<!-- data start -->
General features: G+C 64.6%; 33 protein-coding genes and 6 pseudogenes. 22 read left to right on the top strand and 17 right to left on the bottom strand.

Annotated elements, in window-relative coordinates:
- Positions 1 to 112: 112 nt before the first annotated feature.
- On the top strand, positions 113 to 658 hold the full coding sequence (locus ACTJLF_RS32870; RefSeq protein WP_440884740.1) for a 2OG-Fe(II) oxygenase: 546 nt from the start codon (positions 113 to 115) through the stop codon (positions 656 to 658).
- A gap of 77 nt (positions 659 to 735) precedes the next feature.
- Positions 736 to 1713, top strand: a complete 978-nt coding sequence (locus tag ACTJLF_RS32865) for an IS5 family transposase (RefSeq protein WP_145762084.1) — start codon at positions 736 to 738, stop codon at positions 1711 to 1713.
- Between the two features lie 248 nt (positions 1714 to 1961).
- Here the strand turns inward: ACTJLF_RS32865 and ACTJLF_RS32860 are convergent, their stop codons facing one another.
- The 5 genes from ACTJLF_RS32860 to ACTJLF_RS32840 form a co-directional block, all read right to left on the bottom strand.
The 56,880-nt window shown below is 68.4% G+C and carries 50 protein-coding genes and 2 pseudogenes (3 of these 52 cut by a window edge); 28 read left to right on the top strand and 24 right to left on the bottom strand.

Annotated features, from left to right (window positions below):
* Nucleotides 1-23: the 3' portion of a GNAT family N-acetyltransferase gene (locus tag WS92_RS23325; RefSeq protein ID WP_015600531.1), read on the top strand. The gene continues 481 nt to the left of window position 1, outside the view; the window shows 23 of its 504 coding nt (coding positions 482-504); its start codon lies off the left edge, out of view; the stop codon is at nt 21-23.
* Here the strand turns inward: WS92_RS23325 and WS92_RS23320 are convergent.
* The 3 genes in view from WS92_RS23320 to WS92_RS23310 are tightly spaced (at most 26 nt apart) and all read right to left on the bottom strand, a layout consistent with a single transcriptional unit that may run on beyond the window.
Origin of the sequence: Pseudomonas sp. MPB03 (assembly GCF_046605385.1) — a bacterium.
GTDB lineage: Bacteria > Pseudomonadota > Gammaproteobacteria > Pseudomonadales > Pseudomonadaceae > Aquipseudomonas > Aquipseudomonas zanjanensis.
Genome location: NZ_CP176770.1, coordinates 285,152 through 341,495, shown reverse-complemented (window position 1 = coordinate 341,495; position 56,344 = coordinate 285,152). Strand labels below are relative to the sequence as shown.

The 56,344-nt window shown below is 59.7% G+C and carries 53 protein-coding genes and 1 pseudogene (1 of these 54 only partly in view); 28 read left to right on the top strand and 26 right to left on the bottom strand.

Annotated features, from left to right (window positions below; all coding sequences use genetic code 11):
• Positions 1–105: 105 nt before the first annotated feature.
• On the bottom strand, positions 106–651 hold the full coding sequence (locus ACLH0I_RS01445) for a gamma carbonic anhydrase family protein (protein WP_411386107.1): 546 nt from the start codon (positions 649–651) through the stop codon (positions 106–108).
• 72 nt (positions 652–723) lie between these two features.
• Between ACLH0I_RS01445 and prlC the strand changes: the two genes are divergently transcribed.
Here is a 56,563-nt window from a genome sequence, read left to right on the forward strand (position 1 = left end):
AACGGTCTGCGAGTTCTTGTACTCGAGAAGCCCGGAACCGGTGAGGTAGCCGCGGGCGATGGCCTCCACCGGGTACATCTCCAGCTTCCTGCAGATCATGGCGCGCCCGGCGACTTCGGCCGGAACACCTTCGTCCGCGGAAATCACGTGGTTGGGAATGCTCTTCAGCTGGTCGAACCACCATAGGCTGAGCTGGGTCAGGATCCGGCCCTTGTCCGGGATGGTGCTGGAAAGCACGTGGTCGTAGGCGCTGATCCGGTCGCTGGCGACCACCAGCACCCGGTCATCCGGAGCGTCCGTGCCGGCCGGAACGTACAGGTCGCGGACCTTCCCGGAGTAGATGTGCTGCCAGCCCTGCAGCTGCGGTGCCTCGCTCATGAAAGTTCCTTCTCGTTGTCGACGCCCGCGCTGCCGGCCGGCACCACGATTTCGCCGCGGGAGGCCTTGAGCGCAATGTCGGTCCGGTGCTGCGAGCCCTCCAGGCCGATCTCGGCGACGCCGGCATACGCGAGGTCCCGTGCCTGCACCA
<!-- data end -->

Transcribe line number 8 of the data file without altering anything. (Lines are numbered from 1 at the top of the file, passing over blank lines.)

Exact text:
- Here the strand turns inward: ACTJLF_RS32865 and ACTJLF_RS32860 are convergent, their stop codons facing one another.